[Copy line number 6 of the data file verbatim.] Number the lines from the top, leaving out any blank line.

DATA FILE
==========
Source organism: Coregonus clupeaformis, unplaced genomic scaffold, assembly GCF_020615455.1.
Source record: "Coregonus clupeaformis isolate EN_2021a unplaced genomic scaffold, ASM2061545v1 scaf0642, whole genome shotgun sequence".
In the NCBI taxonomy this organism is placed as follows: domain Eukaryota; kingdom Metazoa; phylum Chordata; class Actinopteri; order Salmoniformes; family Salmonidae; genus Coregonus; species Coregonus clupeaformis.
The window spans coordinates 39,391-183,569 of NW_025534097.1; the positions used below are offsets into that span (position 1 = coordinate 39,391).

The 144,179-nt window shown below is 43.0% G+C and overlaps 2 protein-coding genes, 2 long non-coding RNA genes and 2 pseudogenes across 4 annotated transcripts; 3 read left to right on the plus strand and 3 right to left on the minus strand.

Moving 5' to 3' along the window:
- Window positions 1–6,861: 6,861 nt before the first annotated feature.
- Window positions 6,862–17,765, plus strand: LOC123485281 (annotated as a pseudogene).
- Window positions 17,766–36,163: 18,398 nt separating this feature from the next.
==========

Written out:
Moving 5' to 3' along the window: